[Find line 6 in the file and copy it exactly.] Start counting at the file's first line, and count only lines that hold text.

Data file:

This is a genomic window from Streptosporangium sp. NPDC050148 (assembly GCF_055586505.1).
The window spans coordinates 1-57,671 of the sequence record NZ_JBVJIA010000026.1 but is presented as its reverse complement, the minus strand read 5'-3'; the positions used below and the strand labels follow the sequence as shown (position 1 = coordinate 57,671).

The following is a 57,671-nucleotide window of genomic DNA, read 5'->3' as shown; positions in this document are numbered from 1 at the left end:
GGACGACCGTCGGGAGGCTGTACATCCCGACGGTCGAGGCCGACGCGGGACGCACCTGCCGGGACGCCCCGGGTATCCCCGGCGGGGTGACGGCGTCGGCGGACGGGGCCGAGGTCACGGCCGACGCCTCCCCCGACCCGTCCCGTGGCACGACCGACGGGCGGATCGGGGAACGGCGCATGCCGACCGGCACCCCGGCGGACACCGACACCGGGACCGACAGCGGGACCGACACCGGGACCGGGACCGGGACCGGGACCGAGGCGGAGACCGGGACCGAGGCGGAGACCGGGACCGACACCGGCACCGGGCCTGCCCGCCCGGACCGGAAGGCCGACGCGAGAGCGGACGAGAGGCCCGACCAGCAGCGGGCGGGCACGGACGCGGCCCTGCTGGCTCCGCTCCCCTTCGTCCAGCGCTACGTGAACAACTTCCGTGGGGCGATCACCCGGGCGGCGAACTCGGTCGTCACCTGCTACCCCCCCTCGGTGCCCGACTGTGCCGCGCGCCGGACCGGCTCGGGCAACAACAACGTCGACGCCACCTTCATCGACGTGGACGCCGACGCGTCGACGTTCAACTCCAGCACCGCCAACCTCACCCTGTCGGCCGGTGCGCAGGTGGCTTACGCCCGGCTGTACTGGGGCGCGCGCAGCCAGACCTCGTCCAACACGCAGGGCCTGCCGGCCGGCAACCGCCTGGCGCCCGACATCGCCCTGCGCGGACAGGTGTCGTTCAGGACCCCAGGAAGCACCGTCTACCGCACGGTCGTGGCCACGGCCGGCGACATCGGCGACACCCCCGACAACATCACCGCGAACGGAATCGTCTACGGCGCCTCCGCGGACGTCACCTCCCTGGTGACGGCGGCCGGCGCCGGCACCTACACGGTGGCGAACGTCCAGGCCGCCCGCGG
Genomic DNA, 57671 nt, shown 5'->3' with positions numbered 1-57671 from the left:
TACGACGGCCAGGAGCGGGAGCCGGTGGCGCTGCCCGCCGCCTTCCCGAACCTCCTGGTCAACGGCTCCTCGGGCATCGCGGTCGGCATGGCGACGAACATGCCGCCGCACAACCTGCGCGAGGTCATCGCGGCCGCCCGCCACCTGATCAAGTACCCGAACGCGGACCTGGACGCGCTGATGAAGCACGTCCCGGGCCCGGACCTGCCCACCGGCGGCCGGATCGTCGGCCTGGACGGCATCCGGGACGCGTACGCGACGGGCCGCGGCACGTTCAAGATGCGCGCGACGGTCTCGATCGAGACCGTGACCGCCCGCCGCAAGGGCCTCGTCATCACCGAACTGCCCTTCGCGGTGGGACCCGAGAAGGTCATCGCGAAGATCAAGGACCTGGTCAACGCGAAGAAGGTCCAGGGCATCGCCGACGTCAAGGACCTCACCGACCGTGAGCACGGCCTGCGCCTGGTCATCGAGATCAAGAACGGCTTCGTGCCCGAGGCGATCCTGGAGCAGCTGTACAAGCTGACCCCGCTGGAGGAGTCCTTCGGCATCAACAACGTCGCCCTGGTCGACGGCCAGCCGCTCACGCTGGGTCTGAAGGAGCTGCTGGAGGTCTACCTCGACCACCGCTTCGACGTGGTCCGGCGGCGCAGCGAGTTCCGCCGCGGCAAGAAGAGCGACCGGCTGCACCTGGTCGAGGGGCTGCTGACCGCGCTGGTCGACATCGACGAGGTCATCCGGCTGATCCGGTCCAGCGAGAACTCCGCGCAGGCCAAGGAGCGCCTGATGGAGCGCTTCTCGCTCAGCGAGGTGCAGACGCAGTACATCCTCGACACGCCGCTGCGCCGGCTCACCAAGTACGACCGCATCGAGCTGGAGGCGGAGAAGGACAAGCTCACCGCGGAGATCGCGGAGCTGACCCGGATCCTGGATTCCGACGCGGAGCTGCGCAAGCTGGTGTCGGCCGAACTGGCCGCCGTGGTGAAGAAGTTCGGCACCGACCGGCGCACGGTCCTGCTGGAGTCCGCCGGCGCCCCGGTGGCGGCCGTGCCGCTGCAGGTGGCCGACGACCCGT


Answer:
TACGACGGCCAGGAGCGGGAGCCGGTGGCGCTGCCCGCCGCCTTCCCGAACCTCCTGGTCAACGGCTCCTCGGGCATCGCGGTCGGCATGGCGACGAACATGCCGCCGCACAACCTGCGCGAGGTCATCGCGGCCGCCCGCCACCTGATCAAGTACCCGAACGCGGACCTGGACGCGCTGATGAAGCACGTCCCGGGCCCGGACCTGCCCACCGGCGGCCGGATCGTCGGCCTGGACGGCATCCGGGACGCGTACGCGACGGGCCGCGGCACGTTCAAGATGCGCGCGACGGTCTCGATCGAGACCGTGACCGCCCGCCGCAAGGGCCTCGTCATCACCGAACTGCCCTTCGCGGTGGGACCCGAGAAGGTCATCGCGAAGATCAAGGACCTGGTCAACGCGAAGAAGGTCCAGGGCATCGCCGACGTCAAGGACCTCACCGACCGTGAGCACGGCCTGCGCCTGGTCATCGAGATCAAGAACGGCTTCGTGCCCGAGGCGATCCTGGAGCAGCTGTACAAGCTGACCCCGCTGGAGGAGTCCTTCGGCATCAACAACGTCGCCCTGGTCGACGGCCAGCCGCTCACGCTGGGTCTGAAGGAGCTGCTGGAGGTCTACCTCGACCACCGCTTCGACGTGGTCCGGCGGCGCAGCGAGTTCCGCCGCGGCAAGAAGAGCGACCGGCTGCACCTGGTCGAGGGGCTGCTGACCGCGCTGGTCGACATCGACGAGGTCATCCGGCTGATCCGGTCCAGCGAGAACTCCGCGCAGGCCAAGGAGCGCCTGATGGAGCGCTTCTCGCTCAGCGAGGTGCAGACGCAGTACATCCTCGACACGCCGCTGCGCCGGCTCACCAAGTACGACCGCATCGAGCTGGAGGCGGAGAAGGACAAGCTCACCGCGGAGATCGCGGAGCTGACCCGGATCCTGGATTCCGACGCGGAGCTGCGCAAGCTGGTGTCGGCCGAACTGGCCGCCGTGGTGAAGAAGTTCGGCACCGACCGGCGCACGGTCCTGCTGGAGTCCGCCGGCGCCCCGGTGGCGGCCGTGCCGCTGCAGGTGGCCGACGACCCGT